The burden of security: Exploring spatial regulation of religious offence and the geographies of enforcement
My contribution to the Indian Cosmopolitan Alternatives project looks at a specific modality of regulation of religious offence, namely the spatial control of shared and contested religious compounds through their securitisation — a term that includes both the measures used allegedly to secure a place, and the discourses around danger and threat that sustain and justify those measures. To what extent can security measures implemented by the Indian state to prevent communal violence at sensitive and controversial sites be seen as forms of top-down cosmopolitanism? How are threats and the needs for security narrated, perceived and lived at the very sites of its staging? Are securitised spaces necessary in a cosmopolitan city?
My work seeks to provide possible answers to questions such as these by examining the case of the Kashi Vishvanath temple and Gyan Vapi mosque compound, located in Banaras (Varanasi). This area has embodied spatial contestations and issues of public order for centuries, but a consistent deployment of security forces was begun by the National government after the demolition of the Ayodhya Babri masjid in 1992. During and after the Ayodhya campaign, in fact, the compound was targeted by Hindu ‘rightist’ groups as one of the next places to be ‘freed’ from the Muslim presence, and the Gyan Vapi mosque was threatened with destruction.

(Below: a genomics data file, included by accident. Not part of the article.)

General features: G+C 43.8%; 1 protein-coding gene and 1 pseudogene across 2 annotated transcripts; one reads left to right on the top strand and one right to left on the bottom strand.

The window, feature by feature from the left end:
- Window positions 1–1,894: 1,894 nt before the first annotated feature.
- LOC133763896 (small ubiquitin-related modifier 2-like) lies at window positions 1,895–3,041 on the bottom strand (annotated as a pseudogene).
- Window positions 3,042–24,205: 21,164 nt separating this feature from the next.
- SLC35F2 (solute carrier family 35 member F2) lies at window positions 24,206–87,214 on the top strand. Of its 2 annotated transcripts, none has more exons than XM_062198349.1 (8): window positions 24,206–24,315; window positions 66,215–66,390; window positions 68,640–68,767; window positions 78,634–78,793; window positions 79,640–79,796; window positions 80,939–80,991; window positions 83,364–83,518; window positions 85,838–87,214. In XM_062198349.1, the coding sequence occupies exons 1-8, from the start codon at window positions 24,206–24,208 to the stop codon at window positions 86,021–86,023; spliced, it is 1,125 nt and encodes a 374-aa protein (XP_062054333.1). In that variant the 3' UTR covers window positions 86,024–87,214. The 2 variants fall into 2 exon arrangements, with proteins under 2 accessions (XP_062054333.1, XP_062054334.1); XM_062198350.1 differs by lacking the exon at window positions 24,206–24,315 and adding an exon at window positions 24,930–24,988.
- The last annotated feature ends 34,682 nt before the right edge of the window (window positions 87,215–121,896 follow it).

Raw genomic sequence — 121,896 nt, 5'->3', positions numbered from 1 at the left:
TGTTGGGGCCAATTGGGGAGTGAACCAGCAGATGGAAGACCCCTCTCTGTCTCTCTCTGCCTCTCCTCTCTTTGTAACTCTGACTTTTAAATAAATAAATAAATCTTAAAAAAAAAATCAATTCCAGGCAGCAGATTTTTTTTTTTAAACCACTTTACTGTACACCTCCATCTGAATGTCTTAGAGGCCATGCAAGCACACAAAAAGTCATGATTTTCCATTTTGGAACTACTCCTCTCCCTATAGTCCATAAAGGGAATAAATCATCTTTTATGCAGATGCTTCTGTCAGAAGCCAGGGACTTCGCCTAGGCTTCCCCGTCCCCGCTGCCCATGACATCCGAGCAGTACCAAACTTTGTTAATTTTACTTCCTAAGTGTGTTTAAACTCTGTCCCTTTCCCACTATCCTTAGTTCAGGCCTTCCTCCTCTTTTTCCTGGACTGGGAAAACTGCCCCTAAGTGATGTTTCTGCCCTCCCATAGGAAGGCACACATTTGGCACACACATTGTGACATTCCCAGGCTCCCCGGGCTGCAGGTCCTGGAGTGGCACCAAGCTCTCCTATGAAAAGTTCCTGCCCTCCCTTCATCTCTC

Despite the rich scholarly literature about Banaras — a city projected as highly iconic and inevitably present in discourses around national heritage — this central compound has received little attention. It is a complex and discontinuous space to which urban and national authorities, as well as a variety of local actors attach various meanings. An analysis of this space, then, can provide a means through which to discuss the role of shared and contested sites in cosmopolitan cities and to interrogate the nexus between practices of security and the projection of heritage.
The work entails a reconstruction of the history of the area as a space of controversies and an analysis of narratives around security. Through an ethnography of the space, comprising dialogues with the multiple actors, observations and experiences of the various boundaries that criss-cross the compound through my own gendered body, I explore ways in which such a securitised space shapes the lives, religious experiences and relationships of its multiple actors, in terms of liveability, mutual respect and the every day practice of social order.